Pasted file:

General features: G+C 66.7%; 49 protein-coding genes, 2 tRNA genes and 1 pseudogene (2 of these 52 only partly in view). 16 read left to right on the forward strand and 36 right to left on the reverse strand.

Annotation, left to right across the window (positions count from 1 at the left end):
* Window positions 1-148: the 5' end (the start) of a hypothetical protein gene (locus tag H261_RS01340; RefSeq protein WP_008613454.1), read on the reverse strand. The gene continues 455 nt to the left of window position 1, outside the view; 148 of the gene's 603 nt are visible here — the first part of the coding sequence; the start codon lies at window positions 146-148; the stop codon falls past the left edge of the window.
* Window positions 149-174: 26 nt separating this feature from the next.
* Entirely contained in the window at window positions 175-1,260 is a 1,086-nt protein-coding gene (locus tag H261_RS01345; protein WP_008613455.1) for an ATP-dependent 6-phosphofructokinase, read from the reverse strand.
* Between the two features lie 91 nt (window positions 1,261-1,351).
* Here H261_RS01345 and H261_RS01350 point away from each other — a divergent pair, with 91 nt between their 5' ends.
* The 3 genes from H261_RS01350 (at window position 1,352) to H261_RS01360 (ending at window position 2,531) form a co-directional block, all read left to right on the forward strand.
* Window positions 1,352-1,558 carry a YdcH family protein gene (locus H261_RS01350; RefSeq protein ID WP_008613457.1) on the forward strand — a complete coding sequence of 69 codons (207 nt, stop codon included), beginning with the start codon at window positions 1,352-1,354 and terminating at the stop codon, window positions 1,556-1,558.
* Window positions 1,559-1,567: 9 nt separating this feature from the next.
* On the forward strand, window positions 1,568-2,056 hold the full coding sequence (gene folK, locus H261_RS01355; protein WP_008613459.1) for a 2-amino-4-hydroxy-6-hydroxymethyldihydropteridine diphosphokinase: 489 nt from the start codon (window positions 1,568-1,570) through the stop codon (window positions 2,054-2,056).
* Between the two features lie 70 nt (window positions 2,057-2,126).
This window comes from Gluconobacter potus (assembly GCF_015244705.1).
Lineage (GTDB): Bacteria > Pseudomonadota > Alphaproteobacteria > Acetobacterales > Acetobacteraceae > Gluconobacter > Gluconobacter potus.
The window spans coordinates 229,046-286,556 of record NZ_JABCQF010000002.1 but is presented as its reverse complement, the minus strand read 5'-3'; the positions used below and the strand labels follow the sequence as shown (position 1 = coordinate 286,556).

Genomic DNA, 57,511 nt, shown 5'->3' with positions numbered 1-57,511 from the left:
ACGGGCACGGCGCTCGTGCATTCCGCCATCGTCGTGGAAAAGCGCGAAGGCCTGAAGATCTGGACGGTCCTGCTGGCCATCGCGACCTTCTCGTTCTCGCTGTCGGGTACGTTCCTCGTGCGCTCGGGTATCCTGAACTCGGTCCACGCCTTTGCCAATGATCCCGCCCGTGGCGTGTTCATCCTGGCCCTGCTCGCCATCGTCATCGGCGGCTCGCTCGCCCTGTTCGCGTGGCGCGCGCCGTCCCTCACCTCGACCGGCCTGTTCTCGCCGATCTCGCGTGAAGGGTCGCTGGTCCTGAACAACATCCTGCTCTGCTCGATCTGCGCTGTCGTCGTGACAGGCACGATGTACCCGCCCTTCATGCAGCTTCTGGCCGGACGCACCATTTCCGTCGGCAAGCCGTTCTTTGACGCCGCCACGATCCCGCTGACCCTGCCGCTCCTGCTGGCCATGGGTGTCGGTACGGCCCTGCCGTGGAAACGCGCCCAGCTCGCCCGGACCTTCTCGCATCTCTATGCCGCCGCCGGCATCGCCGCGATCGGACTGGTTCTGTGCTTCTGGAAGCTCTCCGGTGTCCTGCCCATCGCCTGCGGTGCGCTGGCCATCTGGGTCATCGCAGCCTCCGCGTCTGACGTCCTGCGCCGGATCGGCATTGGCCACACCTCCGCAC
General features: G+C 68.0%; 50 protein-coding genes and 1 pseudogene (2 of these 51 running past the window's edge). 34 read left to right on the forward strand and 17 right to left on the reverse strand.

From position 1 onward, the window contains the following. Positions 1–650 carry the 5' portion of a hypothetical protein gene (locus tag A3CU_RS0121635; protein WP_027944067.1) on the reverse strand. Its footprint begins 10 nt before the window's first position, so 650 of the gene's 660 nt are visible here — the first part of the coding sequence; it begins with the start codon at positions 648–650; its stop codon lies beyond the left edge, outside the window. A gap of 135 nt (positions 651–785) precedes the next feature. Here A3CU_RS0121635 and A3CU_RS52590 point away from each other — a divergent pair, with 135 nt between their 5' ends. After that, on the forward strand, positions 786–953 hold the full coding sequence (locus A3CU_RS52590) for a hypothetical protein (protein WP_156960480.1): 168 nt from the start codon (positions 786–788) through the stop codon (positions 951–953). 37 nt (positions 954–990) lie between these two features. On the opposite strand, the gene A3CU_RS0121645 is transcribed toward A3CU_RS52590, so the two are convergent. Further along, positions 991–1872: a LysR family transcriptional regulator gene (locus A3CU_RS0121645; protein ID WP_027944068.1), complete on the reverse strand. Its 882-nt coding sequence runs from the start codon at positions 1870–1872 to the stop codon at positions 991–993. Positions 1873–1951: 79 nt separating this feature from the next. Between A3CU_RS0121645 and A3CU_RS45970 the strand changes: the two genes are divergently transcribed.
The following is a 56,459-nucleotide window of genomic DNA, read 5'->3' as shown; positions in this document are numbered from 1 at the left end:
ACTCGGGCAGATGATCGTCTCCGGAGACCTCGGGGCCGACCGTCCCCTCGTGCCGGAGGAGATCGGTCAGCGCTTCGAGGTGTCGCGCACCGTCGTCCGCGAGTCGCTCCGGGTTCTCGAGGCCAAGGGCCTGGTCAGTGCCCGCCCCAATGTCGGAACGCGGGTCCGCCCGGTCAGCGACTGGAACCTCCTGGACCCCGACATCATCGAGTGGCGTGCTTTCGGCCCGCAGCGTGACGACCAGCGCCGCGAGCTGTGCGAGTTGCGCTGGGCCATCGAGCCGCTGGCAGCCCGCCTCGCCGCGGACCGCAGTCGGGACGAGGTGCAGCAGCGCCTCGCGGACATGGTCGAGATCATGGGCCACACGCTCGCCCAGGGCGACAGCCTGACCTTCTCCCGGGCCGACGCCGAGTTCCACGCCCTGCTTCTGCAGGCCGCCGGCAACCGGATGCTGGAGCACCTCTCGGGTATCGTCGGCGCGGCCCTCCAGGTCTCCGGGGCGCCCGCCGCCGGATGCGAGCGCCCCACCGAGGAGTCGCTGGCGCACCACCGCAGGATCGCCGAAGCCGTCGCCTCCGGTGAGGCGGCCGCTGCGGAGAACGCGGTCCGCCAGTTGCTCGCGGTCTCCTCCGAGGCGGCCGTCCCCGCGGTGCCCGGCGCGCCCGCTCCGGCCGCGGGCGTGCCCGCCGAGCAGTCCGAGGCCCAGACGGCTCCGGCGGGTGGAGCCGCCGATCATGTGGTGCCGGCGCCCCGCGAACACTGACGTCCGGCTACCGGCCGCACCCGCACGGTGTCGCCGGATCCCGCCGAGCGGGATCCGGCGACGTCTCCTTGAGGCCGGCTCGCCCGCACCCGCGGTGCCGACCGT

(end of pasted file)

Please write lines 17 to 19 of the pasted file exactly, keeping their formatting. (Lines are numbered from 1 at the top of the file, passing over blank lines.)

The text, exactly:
ACGGGCACGGCGCTCGTGCATTCCGCCATCGTCGTGGAAAAGCGCGAAGGCCTGAAGATCTGGACGGTCCTGCTGGCCATCGCGACCTTCTCGTTCTCGCTGTCGGGTACGTTCCTCGTGCGCTCGGGTATCCTGAACTCGGTCCACGCCTTTGCCAATGATCCCGCCCGTGGCGTGTTCATCCTGGCCCTGCTCGCCATCGTCATCGGCGGCTCGCTCGCCCTGTTCGCGTGGCGCGCGCCGTCCCTCACCTCGACCGGCCTGTTCTCGCCGATCTCGCGTGAAGGGTCGCTGGTCCTGAACAACATCCTGCTCTGCTCGATCTGCGCTGTCGTCGTGACAGGCACGATGTACCCGCCCTTCATGCAGCTTCTGGCCGGACGCACCATTTCCGTCGGCAAGCCGTTCTTTGACGCCGCCACGATCCCGCTGACCCTGCCGCTCCTGCTGGCCATGGGTGTCGGTACGGCCCTGCCGTGGAAACGCGCCCAGCTCGCCCGGACCTTCTCGCATCTCTATGCCGCCGCCGGCATCGCCGCGATCGGACTGGTTCTGTGCTTCTGGAAGCTCTCCGGTGTCCTGCCCATCGCCTGCGGTGCGCTGGCCATCTGGGTCATCGCAGCCTCCGCGTCTGACGTCCTGCGCCGGATCGGCATTGGCCACACCTCCGCAC
General features: G+C 68.0%; 50 protein-coding genes and 1 pseudogene (2 of these 51 running past the window's edge). 34 read left to right on the forward strand and 17 right to left on the reverse strand.

From position 1 onward, the window contains the following. Positions 1–650 carry the 5' portion of a hypothetical protein gene (locus tag A3CU_RS0121635; protein WP_027944067.1) on the reverse strand. Its footprint begins 10 nt before the window's first position, so 650 of the gene's 660 nt are visible here — the first part of the coding sequence; it begins with the start codon at positions 648–650; its stop codon lies beyond the left edge, outside the window. A gap of 135 nt (positions 651–785) precedes the next feature. Here A3CU_RS0121635 and A3CU_RS52590 point away from each other — a divergent pair, with 135 nt between their 5' ends. After that, on the forward strand, positions 786–953 hold the full coding sequence (locus A3CU_RS52590) for a hypothetical protein (protein WP_156960480.1): 168 nt from the start codon (positions 786–788) through the stop codon (positions 951–953). 37 nt (positions 954–990) lie between these two features. On the opposite strand, the gene A3CU_RS0121645 is transcribed toward A3CU_RS52590, so the two are convergent. Further along, positions 991–1872: a LysR family transcriptional regulator gene (locus A3CU_RS0121645; protein ID WP_027944068.1), complete on the reverse strand. Its 882-nt coding sequence runs from the start codon at positions 1870–1872 to the stop codon at positions 991–993. Positions 1873–1951: 79 nt separating this feature from the next. Between A3CU_RS0121645 and A3CU_RS45970 the strand changes: the two genes are divergently transcribed.